Museum of underwater art to open on Australia’s Great Barrier Reef

Submerged sculptures and others that appear at low tide to be installed at several Queensland sites, as part of a project that also aims to rehabilitate sections of the reef From a colour-changing figure warning of warming seas to a sunken skeletal greenhouse encrusted with coral, a new museum of underwater art in Australias Great Barrier Reef marine park aims to raise awareness of the threatened ecosystem and rehabilitate parts of the reef. Created by British sculptor and environmentalist Jason deCaires Taylor, the deCaires Taylor hopes the museum will help to shape public debate and inform environmental policy. Our oceans are going through rapid change, and there are huge threats, from rising sea temperatures to acidification, and a large amount …

Unbuilt Tokyo: ‘depthscrapers’ and a million-person pyramid

Had the creators of the underground skyscraper had their way, the Japanese capital might have looked very different indeed Protected by cylindrical walls of reinforced concrete, the steel and glass depthscrapers extend hundreds of metres underground. Only a single floor of each inverted 35-storey skyscraper is visible at ground level. Giant mirrors mounted directly above the central wells reflect sunlight to the apartments below. Prismatic glass ensures even light throughout the day, while fresh, conditioned air is pumped down from the surface. The whole structure, in case of an earthquake, will vibrate together, resisting any crushing strain, declared a 1931 edition of Everyday Science and Mechanics that called the design the product of the best engineering brains of Japan. The …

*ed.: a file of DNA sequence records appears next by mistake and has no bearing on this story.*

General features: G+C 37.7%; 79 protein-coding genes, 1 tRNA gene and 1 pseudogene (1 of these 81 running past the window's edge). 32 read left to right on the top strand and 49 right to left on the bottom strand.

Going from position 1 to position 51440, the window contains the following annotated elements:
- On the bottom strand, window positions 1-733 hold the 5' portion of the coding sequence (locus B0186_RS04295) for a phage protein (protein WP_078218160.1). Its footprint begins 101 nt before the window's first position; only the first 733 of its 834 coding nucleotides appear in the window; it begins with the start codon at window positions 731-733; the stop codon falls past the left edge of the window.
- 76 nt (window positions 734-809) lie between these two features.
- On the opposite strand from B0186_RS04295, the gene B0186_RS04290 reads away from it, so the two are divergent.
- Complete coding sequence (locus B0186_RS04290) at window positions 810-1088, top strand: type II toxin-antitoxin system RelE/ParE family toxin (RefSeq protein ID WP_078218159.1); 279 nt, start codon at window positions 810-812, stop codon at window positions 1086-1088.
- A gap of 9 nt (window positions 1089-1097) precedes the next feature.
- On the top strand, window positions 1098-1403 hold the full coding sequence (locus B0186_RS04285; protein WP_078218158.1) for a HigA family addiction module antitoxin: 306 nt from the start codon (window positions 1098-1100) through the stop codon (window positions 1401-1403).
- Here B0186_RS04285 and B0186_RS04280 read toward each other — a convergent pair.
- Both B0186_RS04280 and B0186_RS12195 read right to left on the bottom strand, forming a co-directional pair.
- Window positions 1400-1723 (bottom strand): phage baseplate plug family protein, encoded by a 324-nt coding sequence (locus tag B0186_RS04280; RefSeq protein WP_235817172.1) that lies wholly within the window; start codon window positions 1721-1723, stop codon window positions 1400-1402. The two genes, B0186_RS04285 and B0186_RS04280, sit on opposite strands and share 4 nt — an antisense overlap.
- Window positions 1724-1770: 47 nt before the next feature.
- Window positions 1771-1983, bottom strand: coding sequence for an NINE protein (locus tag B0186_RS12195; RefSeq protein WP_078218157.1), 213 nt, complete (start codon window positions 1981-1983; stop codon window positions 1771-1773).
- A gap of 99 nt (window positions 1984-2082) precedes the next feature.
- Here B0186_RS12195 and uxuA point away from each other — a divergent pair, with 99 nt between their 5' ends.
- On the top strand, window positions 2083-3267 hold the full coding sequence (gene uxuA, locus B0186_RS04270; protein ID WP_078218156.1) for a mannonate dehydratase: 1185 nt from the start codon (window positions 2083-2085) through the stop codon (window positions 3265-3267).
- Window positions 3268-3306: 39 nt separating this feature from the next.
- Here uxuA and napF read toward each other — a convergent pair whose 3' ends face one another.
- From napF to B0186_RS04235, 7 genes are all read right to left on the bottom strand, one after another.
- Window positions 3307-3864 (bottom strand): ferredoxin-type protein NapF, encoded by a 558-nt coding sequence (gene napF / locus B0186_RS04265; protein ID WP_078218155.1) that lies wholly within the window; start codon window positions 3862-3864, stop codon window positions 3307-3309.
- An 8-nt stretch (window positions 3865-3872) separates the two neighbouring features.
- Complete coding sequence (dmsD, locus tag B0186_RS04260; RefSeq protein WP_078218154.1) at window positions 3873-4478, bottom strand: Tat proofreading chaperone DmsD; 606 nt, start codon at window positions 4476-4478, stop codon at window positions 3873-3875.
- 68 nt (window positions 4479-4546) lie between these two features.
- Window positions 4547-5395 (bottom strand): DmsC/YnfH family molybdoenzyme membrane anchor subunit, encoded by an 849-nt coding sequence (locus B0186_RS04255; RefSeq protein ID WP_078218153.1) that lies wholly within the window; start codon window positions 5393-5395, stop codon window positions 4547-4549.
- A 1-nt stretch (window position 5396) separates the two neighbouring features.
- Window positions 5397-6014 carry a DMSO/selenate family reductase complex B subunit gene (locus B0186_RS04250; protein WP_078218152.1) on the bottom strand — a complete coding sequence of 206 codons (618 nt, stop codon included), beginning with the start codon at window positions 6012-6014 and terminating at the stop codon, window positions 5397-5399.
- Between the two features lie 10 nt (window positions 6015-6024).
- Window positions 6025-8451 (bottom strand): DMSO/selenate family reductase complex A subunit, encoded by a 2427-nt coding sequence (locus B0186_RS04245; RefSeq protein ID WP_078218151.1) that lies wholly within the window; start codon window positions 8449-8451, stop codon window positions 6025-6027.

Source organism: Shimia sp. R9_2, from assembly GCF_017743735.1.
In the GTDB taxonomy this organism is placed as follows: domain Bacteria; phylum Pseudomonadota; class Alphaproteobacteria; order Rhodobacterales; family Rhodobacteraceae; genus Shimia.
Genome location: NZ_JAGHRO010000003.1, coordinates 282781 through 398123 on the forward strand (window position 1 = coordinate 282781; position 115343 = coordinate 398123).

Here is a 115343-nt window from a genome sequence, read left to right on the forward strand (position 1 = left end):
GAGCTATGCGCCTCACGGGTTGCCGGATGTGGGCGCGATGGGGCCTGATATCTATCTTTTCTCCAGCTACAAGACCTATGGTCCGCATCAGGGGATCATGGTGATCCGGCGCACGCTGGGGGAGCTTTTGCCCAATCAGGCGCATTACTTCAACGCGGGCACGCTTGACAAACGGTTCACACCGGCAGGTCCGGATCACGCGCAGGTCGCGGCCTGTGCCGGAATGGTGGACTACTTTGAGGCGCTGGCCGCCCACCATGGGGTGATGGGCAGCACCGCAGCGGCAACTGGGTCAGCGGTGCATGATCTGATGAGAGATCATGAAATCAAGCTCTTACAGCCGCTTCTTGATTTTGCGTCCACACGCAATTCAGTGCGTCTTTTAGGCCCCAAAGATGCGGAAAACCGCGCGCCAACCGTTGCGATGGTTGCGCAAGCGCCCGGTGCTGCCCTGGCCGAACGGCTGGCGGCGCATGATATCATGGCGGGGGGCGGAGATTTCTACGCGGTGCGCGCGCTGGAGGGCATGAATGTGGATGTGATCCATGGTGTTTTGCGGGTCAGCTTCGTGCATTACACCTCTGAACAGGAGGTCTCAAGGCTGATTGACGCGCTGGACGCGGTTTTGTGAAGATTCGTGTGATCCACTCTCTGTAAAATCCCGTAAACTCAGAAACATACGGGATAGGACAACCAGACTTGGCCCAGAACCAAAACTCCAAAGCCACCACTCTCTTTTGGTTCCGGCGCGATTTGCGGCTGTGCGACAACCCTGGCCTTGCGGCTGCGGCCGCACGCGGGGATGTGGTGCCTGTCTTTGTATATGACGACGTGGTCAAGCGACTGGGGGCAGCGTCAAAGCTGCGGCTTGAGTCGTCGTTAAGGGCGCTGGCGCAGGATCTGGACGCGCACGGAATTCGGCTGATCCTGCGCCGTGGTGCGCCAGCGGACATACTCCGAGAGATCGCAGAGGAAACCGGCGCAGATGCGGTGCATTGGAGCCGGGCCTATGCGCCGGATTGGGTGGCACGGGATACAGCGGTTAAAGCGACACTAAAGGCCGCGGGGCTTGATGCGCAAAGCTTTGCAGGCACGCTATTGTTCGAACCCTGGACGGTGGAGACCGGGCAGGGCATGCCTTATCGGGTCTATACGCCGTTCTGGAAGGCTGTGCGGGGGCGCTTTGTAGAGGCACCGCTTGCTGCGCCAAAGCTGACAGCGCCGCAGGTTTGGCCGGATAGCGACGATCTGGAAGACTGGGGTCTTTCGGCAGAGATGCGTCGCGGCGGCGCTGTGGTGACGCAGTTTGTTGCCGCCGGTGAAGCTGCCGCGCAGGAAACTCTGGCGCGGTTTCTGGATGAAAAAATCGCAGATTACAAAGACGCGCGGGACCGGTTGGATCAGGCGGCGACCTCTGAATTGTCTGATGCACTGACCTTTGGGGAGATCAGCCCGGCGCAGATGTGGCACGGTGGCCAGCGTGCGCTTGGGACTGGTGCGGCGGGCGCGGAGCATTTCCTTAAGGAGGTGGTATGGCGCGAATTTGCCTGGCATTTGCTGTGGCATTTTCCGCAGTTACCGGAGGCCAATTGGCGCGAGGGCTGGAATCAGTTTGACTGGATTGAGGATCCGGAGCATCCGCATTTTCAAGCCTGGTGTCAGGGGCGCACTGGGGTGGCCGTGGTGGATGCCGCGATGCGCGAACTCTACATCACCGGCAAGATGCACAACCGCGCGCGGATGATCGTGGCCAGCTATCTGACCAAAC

Italy’s new ruins: heritage sites being lost to neglect and looting

Overgrown and weathered, many historical monuments are disappearing as public funds for culture fail to match modern Italys inheritance Legend has it that the grotto hidden among the craggy cliffs on San Marco hill in Sutera in the heart of Sicily holds a treasure chest full of gold coins. In order to find it, three men must dream simultaneously about the precise place to dig. Treasure or no treasure, the grotto itself is an archaeological gem, its walls adorned with a multi-coloured Byzantine-esque 16th-century fresco depicting Jesus, the Virgin Mary and Saints Paulinus, Luke, Mark and Matthew. One of the first mountain oratories in the world, it was built by Basilian monks in the 9th century. But time has weathered …